I’m an addict and there’s no 12 Point Program to help me. It’s bad. I’m a user and a supplier, and spend hours plotting my next caper.
My addiction began thanks to two beloved friends who took me under their wings as “consultants.” Oh, yes, they spent a huge amount of time and effort teaching me how to play the E-Bay Game. The problem is that they did not teach me how to deal with addiction. Every day, every hour, every minute of every day I’m now looking at the mass of junk we’ve accumulated trying to figure out how best to market the stuff on E-Bay. I can’t look at an alarm clock, tennis racquet or camera without putting a mental price tag on it.
E-Bay isn’t simple. You have to master the procedural spaghetti; you have to take innumerable pictures; you have to compose incredibly irresistible sales pitches – and you have to understand PayPal. After doing all that you have to go out and find an eight year old who will whip all that mess together and get it out to the public.
Once your stuff is on the Internet you wait, anxiously, for the bids to arrive. At three o’clock in the a.m. you silently stumble out of bed, race to your computer and silently curse those fools who haven’t bid enormous sums for those invaluable bargains you’ve posted.
When the final countdown comes you sit there, numbly staring at the screen as the real bidders finally emerge. Eventually, with luck and willing “collectors” out there you get a buyer. Then, you insure that payment has been made into the inner workings of PayPal.
Ah, yes – packing. Lots of bubble paper, sturdy boxes, and tape, miles of tape. Finally, when the signal arrives that the gnomes at PayPal received payment, you must figure out how to print a shipping label, and then you hustle to the post office or FedEx drop off.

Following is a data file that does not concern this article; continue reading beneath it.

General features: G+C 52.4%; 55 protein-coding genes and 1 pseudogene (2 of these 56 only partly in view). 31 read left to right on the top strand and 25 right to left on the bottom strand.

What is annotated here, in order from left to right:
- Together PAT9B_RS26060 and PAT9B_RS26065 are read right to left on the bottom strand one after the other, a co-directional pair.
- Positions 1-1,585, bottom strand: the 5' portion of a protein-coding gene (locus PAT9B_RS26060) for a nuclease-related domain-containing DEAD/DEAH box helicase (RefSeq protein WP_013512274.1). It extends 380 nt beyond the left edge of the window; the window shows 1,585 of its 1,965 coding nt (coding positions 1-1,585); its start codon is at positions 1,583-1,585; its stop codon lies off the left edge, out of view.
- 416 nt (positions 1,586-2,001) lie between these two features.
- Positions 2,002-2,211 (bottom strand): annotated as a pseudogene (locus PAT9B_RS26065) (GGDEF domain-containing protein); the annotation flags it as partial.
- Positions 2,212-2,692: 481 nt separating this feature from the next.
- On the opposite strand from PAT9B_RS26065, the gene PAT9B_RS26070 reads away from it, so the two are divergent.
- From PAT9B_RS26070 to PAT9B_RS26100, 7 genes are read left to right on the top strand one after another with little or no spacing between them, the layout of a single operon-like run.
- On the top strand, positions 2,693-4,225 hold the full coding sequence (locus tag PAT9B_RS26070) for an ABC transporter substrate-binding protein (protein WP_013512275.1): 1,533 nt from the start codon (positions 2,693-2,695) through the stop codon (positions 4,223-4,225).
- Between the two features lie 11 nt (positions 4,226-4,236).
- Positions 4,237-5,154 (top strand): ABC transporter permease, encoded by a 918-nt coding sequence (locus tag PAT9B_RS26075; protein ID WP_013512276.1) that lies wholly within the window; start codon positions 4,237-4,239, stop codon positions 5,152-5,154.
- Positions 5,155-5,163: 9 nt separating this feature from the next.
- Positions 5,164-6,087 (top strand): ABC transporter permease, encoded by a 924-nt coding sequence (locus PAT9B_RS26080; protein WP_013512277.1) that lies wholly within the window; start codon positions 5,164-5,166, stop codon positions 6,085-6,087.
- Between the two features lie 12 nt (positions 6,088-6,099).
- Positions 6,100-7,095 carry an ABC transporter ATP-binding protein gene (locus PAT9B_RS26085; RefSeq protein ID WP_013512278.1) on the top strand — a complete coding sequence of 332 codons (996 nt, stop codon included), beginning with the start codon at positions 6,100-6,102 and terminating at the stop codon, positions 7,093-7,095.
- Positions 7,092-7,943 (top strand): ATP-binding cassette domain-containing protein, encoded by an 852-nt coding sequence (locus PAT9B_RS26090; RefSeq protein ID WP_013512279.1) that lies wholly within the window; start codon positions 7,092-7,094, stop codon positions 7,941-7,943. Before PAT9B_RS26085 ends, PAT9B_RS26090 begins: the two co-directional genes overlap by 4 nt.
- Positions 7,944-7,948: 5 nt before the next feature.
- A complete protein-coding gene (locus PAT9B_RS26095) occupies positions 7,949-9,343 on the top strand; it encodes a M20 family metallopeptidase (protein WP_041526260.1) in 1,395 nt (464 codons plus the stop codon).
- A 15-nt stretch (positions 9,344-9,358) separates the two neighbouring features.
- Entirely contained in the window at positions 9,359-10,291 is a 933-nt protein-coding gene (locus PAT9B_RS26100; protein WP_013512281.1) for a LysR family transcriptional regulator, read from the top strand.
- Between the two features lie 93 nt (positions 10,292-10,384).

A month or so later you look forward to a check in the mail…assuming, of course, that we still have postal service. Otherwise you’ll have to learn another new computer program to get the dough into your bank account…assuming, of course, that your bank is still in business.
There’s also the buyer’s side. I decided to get a digital camera I had been slobbering over for some time. My wife backed me completely. “What?” she queried, “Another camera?” I accepted this as a “Yes” and proceeded to bid. I advised her that I bid very low, and I was getting a real deal. Little did I know then, that the real bidding began about 2.8 minutes before closing bid time. I knew I had won after I put in an extraordinary bid with 30 seconds left.
With only two seconds to go I was in the dust. Some pro beat the rookie without any trouble. I wised up and went after another camera of the same ilk. This time I knew I had it. Rats! Only one second to go and I lost again. It wouldn’t, and didn’t, happen again. I finally found out how to sneak in that final bid, and I latched onto the camera. My wife was thrilled. “Now you have to get rid of two cameras,” she murmured softly. That, dear readers, is how you get to be a seller on E-Bay – whether you want to or not.